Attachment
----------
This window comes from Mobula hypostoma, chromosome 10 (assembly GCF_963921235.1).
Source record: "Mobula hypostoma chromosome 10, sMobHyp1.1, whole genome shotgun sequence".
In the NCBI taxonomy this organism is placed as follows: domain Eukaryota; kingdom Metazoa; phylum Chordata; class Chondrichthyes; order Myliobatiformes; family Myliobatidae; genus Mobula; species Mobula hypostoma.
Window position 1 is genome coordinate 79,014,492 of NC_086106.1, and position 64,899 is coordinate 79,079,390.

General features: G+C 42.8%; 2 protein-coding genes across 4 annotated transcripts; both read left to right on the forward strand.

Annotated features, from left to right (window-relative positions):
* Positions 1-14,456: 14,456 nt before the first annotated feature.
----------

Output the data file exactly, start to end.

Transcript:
This window comes from Mobula hypostoma, chromosome 10 (assembly GCF_963921235.1).
Source record: "Mobula hypostoma chromosome 10, sMobHyp1.1, whole genome shotgun sequence".
In the NCBI taxonomy this organism is placed as follows: domain Eukaryota; kingdom Metazoa; phylum Chordata; class Chondrichthyes; order Myliobatiformes; family Myliobatidae; genus Mobula; species Mobula hypostoma.
Window position 1 is genome coordinate 79,014,492 of NC_086106.1, and position 64,899 is coordinate 79,079,390.

General features: G+C 42.8%; 2 protein-coding genes across 4 annotated transcripts; both read left to right on the forward strand.

Annotated features, from left to right (window-relative positions):
* Positions 1-14,456: 14,456 nt before the first annotated feature.